FIGURE 2 (A) Number of Portuguese man-of-war envenomations at the urban beaches of São Luis between 2005 and 2013. (B) Temporal distribution of envenomation events between 2005 and 2013. (C) Circumstances of envenomation by age between January and May 2013. (D) Number of envenomation events by age, between January and May 2013. 

The most frequently injured body regions were the legs (23%), hands (21%), arms (17%), and abdomen (12.5%) (Figure 3A). All victims reported injuries over several regions of the body (Figure 3B). In most cases (80%), victims presented with erythema and edema in linear plaques. Vesicles were observed in some cases (16%). Figure 3C shows that the most commonly reported symptom was pain and/or burning at the point of contact (46%), followed by malaise (10%) and dyspnea (8%). Other symptoms included irritation, anxiety, and palpitation; these were present in nearly 14% of cases. One person developed shock and was registered at Calhau lifesaving station during treatment; however, this case was not registered by a medical team. Regarding treatment, lifeguards most frequently applied vinegar (acetic acid) and sulfadiazine. None of the victims reported washing of the affected areas with freshwater (Figure 3D).

FIGURE 3 (A) Frequencies of envenomation events per human body region between January and May 2013. (B) Frequencies of envenomation events per human body region and age between January and May 2013. (C) Consequences, signs, and symptoms of Portuguese man-of-war envenomation events between January and May 2013. (D) Administered treatments after envenomation events.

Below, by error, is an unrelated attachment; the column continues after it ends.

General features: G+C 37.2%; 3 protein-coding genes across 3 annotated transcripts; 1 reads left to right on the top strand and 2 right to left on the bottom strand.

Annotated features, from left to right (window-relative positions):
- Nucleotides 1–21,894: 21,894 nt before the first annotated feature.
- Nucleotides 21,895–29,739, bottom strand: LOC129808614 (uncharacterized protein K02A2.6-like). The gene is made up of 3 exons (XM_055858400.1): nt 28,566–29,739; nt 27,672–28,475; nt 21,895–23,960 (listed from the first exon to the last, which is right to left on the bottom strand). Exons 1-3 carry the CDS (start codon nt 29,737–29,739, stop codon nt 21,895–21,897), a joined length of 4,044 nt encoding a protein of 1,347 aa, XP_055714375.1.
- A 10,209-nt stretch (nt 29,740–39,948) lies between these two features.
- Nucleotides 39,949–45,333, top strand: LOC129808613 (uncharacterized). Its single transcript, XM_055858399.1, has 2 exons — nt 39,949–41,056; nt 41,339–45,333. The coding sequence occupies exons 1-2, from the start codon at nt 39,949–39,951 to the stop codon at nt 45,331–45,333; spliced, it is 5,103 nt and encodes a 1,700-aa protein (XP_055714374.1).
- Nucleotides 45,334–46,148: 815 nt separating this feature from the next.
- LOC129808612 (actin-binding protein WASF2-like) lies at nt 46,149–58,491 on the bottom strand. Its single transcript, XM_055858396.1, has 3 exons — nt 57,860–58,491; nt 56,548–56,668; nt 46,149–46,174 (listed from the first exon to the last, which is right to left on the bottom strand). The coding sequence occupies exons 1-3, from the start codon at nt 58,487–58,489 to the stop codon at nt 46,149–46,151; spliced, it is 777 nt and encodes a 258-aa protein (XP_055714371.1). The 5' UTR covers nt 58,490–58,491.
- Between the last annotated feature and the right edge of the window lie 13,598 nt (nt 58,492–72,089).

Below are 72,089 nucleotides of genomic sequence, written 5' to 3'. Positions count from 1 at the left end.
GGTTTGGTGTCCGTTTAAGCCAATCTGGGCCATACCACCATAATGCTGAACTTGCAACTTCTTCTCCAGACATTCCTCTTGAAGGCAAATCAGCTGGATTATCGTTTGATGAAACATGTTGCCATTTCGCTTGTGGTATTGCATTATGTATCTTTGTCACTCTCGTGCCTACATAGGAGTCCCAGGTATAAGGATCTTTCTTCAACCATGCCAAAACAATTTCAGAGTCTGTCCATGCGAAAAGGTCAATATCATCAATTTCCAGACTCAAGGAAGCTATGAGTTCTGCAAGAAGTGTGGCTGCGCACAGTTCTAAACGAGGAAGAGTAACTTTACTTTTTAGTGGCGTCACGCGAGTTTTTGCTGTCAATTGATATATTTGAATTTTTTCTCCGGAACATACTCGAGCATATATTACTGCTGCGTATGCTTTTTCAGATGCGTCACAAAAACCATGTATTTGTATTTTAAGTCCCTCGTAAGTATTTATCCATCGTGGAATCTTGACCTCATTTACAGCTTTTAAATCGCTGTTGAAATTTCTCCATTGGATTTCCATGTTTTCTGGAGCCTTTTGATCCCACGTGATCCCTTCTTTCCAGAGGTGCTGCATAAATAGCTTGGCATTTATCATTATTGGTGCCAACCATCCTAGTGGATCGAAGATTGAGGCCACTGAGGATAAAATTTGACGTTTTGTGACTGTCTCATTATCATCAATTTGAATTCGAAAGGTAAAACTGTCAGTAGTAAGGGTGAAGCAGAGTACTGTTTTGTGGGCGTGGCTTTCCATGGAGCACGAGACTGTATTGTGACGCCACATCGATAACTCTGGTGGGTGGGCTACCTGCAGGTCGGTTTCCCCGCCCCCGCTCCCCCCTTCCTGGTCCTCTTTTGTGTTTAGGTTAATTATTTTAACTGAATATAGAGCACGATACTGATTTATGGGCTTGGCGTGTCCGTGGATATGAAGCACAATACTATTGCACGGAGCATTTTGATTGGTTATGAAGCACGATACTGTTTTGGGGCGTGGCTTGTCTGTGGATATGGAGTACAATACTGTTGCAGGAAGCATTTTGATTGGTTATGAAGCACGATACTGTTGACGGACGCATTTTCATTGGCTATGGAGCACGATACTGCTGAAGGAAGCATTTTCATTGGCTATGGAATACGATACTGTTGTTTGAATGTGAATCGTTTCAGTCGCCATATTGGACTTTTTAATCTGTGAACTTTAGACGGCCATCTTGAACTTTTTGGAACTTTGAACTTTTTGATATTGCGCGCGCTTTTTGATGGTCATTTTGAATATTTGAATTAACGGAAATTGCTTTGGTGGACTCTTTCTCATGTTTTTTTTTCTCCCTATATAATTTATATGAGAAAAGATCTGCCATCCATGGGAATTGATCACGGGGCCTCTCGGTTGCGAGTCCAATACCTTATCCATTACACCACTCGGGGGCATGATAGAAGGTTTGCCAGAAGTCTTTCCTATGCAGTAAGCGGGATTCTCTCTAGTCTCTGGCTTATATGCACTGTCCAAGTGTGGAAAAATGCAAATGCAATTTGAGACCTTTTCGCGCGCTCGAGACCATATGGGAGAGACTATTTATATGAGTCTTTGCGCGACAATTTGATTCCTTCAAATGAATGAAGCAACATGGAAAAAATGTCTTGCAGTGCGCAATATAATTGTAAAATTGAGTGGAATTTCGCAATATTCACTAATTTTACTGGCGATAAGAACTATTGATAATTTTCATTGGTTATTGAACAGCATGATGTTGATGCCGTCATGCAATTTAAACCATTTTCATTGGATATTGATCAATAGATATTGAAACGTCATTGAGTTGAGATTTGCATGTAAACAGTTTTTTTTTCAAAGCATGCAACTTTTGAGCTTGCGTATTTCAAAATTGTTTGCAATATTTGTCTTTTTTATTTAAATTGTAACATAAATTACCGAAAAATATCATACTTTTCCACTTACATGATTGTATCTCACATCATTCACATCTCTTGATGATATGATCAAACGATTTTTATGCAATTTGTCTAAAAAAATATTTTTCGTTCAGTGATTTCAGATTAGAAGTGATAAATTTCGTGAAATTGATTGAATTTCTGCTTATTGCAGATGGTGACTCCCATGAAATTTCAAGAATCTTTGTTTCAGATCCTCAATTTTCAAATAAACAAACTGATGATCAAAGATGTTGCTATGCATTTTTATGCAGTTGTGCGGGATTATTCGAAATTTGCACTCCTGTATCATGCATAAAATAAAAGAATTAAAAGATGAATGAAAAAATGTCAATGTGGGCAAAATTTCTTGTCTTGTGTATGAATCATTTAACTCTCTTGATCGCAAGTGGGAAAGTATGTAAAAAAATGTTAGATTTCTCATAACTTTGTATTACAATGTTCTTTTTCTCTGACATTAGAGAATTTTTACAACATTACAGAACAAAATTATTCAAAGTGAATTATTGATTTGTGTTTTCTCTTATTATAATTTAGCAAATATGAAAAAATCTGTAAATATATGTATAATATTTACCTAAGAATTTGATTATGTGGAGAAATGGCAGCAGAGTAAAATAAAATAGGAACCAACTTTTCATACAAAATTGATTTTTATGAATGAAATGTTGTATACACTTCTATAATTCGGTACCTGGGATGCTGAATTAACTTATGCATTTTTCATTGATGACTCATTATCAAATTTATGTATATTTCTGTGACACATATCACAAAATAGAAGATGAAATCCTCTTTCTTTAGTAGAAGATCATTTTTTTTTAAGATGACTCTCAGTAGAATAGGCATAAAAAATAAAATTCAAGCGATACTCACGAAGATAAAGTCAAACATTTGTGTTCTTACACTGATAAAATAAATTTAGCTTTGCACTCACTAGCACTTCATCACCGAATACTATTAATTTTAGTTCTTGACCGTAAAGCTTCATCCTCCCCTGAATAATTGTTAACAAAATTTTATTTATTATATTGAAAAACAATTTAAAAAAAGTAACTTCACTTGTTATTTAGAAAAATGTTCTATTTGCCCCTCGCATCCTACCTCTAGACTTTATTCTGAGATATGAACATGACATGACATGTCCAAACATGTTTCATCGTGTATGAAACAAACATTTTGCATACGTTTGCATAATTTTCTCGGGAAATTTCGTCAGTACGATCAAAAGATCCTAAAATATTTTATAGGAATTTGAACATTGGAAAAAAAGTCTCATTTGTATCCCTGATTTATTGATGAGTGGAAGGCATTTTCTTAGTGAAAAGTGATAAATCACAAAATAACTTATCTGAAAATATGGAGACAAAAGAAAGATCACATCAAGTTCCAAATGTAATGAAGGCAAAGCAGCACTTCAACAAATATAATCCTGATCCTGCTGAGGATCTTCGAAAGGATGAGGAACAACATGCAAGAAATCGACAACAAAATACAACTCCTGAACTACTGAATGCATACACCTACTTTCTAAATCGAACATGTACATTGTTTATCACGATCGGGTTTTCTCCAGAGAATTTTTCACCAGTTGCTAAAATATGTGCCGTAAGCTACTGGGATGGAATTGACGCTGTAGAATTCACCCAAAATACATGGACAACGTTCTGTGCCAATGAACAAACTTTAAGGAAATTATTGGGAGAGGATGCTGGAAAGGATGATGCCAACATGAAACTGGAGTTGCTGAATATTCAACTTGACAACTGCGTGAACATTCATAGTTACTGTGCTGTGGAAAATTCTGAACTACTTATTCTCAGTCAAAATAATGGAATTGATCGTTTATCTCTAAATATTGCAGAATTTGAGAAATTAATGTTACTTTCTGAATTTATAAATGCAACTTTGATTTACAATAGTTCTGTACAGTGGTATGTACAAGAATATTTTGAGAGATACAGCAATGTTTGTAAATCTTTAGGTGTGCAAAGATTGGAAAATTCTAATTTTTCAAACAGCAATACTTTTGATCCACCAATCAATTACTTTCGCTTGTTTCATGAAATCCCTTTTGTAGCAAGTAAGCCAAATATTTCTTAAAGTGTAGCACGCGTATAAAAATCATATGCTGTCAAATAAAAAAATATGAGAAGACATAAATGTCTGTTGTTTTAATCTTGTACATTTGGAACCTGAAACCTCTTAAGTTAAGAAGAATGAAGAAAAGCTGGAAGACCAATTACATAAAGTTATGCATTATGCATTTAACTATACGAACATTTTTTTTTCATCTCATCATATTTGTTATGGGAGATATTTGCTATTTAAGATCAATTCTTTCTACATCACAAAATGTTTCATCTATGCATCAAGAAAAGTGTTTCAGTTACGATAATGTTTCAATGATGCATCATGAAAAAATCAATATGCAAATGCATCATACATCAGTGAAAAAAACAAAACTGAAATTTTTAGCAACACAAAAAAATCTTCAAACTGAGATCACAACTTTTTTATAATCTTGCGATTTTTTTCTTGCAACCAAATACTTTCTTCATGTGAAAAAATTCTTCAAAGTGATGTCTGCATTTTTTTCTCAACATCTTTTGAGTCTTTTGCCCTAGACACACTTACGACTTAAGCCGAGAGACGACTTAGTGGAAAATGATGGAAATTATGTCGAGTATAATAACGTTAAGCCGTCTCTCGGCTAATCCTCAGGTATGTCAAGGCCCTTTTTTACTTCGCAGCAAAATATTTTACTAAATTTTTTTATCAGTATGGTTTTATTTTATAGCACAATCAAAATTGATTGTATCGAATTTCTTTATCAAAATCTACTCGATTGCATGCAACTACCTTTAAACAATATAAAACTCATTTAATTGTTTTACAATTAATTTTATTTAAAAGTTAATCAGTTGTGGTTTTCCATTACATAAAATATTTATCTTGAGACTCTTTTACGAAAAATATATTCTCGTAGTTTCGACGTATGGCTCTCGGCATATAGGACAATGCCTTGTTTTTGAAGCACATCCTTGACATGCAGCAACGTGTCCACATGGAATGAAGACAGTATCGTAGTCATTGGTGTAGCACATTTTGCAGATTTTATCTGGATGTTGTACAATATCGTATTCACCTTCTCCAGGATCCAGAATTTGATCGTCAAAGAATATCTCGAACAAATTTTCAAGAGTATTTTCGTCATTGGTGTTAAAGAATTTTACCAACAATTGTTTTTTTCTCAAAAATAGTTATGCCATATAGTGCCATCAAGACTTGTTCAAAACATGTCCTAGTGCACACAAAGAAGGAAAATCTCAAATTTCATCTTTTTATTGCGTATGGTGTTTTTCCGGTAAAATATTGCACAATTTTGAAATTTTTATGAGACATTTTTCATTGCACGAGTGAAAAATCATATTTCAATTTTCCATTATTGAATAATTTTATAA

Portuguese man-of-war envenomation is a serious issue for beachgoers along the coast of São Luis City; however, this issue is not on authorities' radar, despite the requirement of notification. Such events have been observed annually in specific months, especially during the summer and school holidays. Recent studies have shown a correlation between the presence of cnidarians and global warming5,12. In 2008, São Luis registered its highest ever number of envenomations. According to Gonzalez et al.13, the El Niño/La Niña phenomenon in 2007 and 2008 contributed to changes in rainfall and oceanic characteristics in Northern and Northeastern South America, and might have correlated with the increased number of cnidarian injuries in São Luis during this period. The Portuguese man-of-war depends on both sea and wind currents for locomotion, a feature that might explain the increased presence of cnidarians during these years of shifting climatic phenomena, when the colonies are dragged into shallower waters.

New official appraisals of bathing conditions in mid-2012 led to the consideration of some beaches as completely or partly appropriate for bathing. This designation might have contributed to the increase in Portuguese man-of-war envenomation events during 2013, which occurred predominately at times when abundant numbers of cnidarians were likely available (i.e., high tide and afternoon; JLSN: personal communication, 2015).

This study observed a predominance of victims aged 0-20 years, and found that children were envenomed while bathing or by cnidarians on the sand. These findings serve as an important indicator that must be considered when designing preventive strategies. Neves et al.2 considered the curiosity of children to be a possible factor related to envenomation, as cnidocytes remain active even after the animal has died11. A lack of information about the dangers of contact with these animals might have increased the risk of envenomation8,11.